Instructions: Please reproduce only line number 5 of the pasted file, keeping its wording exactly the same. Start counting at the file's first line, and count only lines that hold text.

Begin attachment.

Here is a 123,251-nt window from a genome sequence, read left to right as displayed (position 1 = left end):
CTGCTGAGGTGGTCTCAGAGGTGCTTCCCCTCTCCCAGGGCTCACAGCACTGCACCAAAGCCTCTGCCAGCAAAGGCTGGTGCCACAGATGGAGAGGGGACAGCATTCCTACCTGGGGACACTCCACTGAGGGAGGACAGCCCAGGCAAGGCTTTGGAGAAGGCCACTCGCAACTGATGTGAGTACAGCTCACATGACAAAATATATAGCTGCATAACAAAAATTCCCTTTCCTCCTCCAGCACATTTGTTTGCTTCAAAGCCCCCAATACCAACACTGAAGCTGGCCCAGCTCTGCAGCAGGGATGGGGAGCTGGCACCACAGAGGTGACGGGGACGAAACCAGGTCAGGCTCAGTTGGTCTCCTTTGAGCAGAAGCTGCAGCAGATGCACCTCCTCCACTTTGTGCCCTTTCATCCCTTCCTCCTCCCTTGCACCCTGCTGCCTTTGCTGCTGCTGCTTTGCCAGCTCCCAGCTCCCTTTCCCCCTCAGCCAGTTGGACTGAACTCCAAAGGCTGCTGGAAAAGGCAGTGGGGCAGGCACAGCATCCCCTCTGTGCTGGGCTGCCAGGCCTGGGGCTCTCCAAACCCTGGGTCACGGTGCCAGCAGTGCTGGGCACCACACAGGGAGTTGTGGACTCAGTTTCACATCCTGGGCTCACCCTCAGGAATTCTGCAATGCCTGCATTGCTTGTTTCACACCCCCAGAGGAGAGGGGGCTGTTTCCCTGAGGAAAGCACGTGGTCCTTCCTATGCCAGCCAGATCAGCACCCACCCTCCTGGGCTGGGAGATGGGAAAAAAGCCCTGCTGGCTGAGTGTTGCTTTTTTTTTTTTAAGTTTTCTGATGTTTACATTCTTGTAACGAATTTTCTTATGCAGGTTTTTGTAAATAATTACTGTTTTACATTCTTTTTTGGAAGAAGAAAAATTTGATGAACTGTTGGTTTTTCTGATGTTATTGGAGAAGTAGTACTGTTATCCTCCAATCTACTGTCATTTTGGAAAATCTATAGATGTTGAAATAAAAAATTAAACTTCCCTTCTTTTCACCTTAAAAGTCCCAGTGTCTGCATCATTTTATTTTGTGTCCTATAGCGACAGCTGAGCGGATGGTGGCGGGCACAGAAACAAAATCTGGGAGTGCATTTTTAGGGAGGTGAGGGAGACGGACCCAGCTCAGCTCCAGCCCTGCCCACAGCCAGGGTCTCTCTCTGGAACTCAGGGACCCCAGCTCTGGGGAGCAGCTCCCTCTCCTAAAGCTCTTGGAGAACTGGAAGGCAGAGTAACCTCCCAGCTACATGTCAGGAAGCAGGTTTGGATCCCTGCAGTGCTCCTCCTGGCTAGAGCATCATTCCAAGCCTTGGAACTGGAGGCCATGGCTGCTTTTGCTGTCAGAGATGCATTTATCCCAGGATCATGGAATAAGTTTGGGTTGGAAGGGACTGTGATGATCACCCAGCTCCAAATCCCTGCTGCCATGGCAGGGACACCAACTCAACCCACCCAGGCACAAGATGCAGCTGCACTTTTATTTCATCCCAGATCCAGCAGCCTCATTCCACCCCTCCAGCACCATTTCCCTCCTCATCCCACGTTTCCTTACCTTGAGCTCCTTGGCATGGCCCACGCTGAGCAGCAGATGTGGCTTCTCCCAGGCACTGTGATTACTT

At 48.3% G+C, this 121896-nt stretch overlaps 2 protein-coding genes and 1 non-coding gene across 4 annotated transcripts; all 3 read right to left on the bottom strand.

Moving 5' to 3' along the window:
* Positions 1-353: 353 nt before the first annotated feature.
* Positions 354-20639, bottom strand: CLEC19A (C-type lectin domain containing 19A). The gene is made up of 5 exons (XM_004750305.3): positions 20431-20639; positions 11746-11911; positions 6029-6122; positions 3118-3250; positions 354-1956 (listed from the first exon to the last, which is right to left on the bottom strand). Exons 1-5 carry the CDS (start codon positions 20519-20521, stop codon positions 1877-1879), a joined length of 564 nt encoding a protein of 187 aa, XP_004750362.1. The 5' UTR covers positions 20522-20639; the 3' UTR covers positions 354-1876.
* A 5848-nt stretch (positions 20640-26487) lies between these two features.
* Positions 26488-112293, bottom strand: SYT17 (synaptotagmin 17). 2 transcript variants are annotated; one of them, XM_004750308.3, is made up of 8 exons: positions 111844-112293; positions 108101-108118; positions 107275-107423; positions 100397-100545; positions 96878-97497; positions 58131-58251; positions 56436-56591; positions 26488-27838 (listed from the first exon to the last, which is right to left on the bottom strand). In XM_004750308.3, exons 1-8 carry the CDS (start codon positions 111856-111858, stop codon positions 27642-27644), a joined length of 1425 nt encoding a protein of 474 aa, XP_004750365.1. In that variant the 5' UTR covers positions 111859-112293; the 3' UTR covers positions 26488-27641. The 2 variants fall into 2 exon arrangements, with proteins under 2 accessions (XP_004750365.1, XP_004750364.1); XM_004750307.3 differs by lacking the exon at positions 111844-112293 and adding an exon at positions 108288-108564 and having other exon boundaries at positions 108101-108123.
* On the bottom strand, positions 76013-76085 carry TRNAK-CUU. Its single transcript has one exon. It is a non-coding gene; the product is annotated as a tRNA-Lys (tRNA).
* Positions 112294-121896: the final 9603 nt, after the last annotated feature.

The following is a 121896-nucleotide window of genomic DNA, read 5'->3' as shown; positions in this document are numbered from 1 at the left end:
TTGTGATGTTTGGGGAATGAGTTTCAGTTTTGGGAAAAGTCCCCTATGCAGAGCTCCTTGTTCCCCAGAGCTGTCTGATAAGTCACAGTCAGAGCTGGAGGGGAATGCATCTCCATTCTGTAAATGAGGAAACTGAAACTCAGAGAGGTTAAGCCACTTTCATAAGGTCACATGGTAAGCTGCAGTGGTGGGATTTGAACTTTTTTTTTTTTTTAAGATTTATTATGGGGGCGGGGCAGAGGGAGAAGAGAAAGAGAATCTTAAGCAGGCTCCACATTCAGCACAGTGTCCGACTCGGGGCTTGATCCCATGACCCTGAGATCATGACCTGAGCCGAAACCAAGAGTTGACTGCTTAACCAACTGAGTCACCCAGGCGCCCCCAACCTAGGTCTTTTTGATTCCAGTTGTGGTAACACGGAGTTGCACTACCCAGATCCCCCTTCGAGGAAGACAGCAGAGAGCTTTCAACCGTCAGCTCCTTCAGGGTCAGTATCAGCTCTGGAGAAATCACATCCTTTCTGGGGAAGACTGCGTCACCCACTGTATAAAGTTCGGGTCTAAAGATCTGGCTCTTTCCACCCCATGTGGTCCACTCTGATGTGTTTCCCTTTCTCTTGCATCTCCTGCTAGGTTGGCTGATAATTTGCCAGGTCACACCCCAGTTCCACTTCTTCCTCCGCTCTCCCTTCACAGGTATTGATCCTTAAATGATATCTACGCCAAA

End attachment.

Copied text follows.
* Positions 1-353: 353 nt before the first annotated feature.